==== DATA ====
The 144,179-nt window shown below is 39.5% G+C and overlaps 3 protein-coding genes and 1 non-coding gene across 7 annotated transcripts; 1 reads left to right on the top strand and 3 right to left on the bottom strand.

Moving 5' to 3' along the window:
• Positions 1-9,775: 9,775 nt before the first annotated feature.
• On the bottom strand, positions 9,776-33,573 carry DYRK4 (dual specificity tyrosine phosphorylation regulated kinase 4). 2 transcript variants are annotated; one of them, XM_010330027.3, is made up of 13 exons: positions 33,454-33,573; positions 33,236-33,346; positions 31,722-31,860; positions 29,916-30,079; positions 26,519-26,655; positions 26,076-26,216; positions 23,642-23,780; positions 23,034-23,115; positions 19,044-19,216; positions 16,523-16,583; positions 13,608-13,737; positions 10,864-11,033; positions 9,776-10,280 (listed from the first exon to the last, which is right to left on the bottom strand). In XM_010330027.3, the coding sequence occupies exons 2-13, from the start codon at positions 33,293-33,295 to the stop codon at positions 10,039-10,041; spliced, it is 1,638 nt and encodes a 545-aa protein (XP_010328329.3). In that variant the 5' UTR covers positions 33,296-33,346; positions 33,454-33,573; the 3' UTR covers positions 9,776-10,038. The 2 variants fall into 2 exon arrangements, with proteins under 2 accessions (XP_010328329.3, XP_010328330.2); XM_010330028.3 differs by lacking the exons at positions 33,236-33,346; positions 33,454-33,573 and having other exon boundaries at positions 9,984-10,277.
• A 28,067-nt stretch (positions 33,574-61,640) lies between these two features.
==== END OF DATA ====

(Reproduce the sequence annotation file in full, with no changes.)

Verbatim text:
The 144,179-nt window shown below is 39.5% G+C and overlaps 3 protein-coding genes and 1 non-coding gene across 7 annotated transcripts; 1 reads left to right on the top strand and 3 right to left on the bottom strand.

Moving 5' to 3' along the window:
• Positions 1-9,775: 9,775 nt before the first annotated feature.
• On the bottom strand, positions 9,776-33,573 carry DYRK4 (dual specificity tyrosine phosphorylation regulated kinase 4). 2 transcript variants are annotated; one of them, XM_010330027.3, is made up of 13 exons: positions 33,454-33,573; positions 33,236-33,346; positions 31,722-31,860; positions 29,916-30,079; positions 26,519-26,655; positions 26,076-26,216; positions 23,642-23,780; positions 23,034-23,115; positions 19,044-19,216; positions 16,523-16,583; positions 13,608-13,737; positions 10,864-11,033; positions 9,776-10,280 (listed from the first exon to the last, which is right to left on the bottom strand). In XM_010330027.3, the coding sequence occupies exons 2-13, from the start codon at positions 33,293-33,295 to the stop codon at positions 10,039-10,041; spliced, it is 1,638 nt and encodes a 545-aa protein (XP_010328329.3). In that variant the 5' UTR covers positions 33,296-33,346; positions 33,454-33,573; the 3' UTR covers positions 9,776-10,038. The 2 variants fall into 2 exon arrangements, with proteins under 2 accessions (XP_010328329.3, XP_010328330.2); XM_010330028.3 differs by lacking the exons at positions 33,236-33,346; positions 33,454-33,573 and having other exon boundaries at positions 9,984-10,277.
• A 28,067-nt stretch (positions 33,574-61,640) lies between these two features.